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Keep feeding first year colony

I am feeding my two first year hives. They consume over a gallon of sugar water a day, i am using a trough type feeder.
Should i feed them everyday? Can you overfeed?
Any thoughts appreciated as always

Hi @Marc1.

They are not going get obese and suffer shortness of breath on attempt to climb couple of cells up. But your sugar needs room in hive to be stored. At some point it is going to limit nest size and may provoke bees to swarm.

To help with answering this question, could you please explain what are you trying to achieve feeding them a gallon a day? How many days are you doing this? What is your heves setup and size of the colonies? Is it a nectar dearth in your area?

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That is a heck of a big volume for one hive. Do you mean a trough outside the hive, or inside?

how strong are you making the syrup? could they be using it as water as much as food? i’m completely new to this, just got a nuc a few weeks ago & i’ve been using a jam jar feeder on the crown board, since we had a spell of wet/cool weather as soon as we got the bees. i made a fairly saturated mix because i was a bit worried it’d all just run through the muslin & over the bees if it was too thin, & they’ve been working through it, but one jar (containing about a pint) has been lasting the best part of a week.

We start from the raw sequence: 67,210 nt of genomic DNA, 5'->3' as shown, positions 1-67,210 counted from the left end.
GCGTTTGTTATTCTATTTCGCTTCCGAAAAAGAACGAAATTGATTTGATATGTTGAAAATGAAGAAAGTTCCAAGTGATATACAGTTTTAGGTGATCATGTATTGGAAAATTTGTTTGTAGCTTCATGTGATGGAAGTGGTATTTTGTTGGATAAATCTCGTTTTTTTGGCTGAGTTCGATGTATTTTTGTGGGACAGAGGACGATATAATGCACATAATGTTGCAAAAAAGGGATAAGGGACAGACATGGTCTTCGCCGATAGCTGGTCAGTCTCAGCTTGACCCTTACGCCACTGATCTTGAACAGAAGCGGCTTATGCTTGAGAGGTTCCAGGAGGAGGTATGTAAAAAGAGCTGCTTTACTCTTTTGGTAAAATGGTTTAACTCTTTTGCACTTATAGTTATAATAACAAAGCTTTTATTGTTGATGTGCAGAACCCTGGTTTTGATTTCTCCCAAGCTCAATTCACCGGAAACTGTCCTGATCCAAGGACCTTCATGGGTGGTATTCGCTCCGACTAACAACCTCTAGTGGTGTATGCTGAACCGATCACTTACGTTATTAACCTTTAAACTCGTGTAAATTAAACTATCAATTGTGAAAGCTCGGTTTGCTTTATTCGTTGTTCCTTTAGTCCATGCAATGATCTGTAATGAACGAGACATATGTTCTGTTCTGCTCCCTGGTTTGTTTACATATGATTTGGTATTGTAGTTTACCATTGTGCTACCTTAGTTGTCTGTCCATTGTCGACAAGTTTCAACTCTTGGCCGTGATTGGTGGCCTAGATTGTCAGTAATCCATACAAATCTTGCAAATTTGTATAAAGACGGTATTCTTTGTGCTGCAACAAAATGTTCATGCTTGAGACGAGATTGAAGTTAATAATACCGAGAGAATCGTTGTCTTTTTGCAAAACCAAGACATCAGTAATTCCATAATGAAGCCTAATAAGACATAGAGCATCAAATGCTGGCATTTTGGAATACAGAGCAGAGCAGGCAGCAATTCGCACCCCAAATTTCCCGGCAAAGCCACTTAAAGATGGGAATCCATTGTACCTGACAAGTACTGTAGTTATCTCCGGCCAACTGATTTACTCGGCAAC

Are you feeding the hive internally with the syrup? If so that isn’t a good practice and might be illegal there as it is here in Australia.
During the drought and dearth last year here I was internally feeding my hives to help them survive with about 1/2 pint per hive per day.

Peter, did you mean externally in the first sentence?
If so, I agree, its very much to be avoided as it encourages robbing and bad behaviour.

If these are nucs that were created earlier this year and are still building up numbers and comb, then it might be appropriate to feed them.But if they are nucs that have been overwintered they really should be able to stand on their own feet in what is midsummer in the US.

When you feed you should ask yourself why, based on an inspection of the brood box eg to build up winter stores, to help the bees draw out comb or because poor weather has created a risk of starvation.
And of course, only feed in summer when you have ruled out taking a honey crop.

Really? Feeding inside the hive is considered best practice in the US and the UK. I am confused…


Thanks @JimM for picking up on my mistake. I meant external feeding is illegal and bad hive practice in Queensland Australia. Maybe it isn’t illegal in the US as Dawn didn’t mention it in her reply and I can’t see a single hive taking up that amount of syrup. I have no excuse for my lack of thinking for a typing error.

It’s not illegal here in Australia but you would be crazy to do it in an urban or suburban setting which is why it would mostly be done far out in rural areas by commercial guys running hundreds if not thousands of hives.

It’s a pointless exercise if you only have a few hives that you can feed internally with a lot less trouble. You’re probably just going to end up feeding everyone else’s bees and and any feral colonies that are nearby. When there is that much sugar around the bees also go insane and not in a good way.